How can that not be an issue for anyone who cares about human suffering? If it’s for strategic reasons – Buddhists know they will be labelled as ‘political agitators’ and ‘troublemakers’ and targeted by the propaganda system – that’s one thing. If the issue isn’t even acknowledged or discussed, that’s something else again. We can’t imagine how that can be justified.
Bain: The perfection of wisdom means understanding the ultimate nature of reality. It is the supreme attainment of a Bodhisattva and can only be achieved by abandoning attachment to wealth, reputation, praise and pleasure. Although you are a writer and journalist, your Media Lens project means that you have little chance of ever making a living from or having a position of respect within the mainstream media. Is the sacrifice worth it?
Media Lens: Remarkably, exactly the opposite is the case. You've probably heard this famous story:
“I used to hold up people by day and rob villages at night; but even so, food and clothes were scarce. Now that I practise Dharma, I am short of neither food nor clothing, and my enemies leave me in peace.” (Quoted, Liberation in the Palm of Your Hand, Pabongka Rinpoche, Wisdom Books, 1997, p.336)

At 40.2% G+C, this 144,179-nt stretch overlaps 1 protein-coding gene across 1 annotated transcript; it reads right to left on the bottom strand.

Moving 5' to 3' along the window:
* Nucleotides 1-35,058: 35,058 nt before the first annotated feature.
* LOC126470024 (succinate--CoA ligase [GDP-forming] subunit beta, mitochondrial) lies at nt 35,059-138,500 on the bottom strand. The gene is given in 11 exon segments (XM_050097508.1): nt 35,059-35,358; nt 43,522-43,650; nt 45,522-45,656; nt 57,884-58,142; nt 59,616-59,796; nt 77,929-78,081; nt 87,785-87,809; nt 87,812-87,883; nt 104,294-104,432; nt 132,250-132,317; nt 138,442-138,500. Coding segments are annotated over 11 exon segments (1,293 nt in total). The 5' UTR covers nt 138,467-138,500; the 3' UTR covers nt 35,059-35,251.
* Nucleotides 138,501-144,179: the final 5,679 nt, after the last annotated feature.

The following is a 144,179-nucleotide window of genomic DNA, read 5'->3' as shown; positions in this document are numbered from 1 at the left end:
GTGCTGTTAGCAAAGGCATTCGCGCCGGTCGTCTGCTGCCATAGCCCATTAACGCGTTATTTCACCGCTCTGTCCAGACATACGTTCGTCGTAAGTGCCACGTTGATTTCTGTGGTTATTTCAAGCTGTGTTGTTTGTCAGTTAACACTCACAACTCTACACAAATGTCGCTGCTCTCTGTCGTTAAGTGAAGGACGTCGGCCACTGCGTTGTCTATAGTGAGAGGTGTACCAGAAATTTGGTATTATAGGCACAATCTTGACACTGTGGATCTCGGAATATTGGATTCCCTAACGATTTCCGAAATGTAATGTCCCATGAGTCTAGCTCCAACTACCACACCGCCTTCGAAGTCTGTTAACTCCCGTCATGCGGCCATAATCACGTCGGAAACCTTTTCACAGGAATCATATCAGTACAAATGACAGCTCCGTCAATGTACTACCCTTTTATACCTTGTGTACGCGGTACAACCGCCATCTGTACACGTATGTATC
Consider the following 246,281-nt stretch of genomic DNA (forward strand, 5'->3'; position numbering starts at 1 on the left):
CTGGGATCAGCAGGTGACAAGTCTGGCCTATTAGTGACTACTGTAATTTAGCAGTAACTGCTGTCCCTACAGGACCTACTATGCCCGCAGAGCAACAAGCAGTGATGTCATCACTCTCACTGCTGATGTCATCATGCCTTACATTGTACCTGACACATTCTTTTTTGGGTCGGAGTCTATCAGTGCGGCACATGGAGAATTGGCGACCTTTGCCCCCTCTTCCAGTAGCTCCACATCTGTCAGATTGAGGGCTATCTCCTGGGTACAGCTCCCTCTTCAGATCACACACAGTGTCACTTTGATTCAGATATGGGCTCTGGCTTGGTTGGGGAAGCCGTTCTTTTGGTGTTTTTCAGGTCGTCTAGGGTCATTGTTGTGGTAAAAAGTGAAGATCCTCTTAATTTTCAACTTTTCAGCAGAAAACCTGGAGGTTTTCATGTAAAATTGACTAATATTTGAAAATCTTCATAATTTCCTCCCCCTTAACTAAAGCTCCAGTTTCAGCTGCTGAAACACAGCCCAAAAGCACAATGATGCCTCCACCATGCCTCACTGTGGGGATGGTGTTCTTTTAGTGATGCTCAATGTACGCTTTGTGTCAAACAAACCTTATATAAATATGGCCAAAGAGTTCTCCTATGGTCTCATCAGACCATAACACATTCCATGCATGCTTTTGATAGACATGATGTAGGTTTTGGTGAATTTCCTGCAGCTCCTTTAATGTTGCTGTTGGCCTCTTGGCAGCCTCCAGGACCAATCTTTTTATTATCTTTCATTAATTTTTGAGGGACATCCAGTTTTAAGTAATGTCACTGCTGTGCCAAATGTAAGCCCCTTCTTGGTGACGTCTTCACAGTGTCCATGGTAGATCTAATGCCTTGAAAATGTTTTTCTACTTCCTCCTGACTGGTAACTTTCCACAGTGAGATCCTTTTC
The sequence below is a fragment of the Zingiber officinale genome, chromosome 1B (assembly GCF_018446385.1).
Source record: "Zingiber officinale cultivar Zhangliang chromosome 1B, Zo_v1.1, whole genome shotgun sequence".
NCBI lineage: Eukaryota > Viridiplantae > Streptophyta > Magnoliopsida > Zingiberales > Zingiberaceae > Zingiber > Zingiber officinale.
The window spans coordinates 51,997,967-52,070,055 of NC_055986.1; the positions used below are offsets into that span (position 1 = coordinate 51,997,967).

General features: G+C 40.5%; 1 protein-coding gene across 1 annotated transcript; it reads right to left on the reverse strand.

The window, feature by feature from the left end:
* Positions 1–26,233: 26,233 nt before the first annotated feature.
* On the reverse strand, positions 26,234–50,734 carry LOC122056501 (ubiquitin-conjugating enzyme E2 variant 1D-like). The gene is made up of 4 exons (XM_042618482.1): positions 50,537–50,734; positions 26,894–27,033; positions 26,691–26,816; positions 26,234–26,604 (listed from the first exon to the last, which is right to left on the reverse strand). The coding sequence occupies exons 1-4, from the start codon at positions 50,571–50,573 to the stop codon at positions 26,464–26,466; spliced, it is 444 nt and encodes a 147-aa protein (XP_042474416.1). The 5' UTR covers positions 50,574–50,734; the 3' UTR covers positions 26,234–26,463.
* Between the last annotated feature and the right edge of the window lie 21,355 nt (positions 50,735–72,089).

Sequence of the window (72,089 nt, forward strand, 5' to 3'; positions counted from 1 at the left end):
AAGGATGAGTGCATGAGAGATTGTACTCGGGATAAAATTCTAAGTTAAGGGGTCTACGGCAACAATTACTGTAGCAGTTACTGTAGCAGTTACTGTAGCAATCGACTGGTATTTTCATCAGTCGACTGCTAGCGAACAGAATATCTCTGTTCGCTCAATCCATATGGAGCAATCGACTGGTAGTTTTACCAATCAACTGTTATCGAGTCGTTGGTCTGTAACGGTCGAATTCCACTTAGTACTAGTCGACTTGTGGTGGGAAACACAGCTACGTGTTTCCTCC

When we started Media Lens, we both had fledgling careers in the media – we had both published books, had both published articles in a few mainstream newspapers and smaller magazines. It’s possible we could have developed careers as freelance writers or as media journalists. The question behind Media Lens was this:
‘What happens if we no longer give any thought to being published, being paid, being respectable, being liked by commissioning editors? What happens if we just tell the truth as we see it about suffering and the causes of suffering?’
It seemed to us few media analysts had ever really tried it – people are generally hoping to make money from this kind of thing – and before the internet they couldn’t reach anyone anyway. So we thought this would be a great experiment and it fitted perfectly with what is, for us, the absolutely central proposal of Mahayana Buddhism. Here are two versions that have inspired us greatly:
“Come to an understanding that no matter how it may seem, the root of all suffering is in actuality the desire to accomplish our own benefit and our own aims, and the root of all happiness is the relinquishment of that concern and the desire to accomplish the benefit of others.” (Khenpo Karthar Rinpoche)
“As much as you can, cherish all the beings – human and animal – around you with a good heart, and try to benefit them by giving them whatever help they need. Give them every single thing you can to make them happy: even a few sweet words or some interesting conversation that benefits their minds, that stops their problems and makes them happy. Use every opportunity, every action of your body, speech, and mind, to increase your virtue.” (Lama Zopa Rinpoche)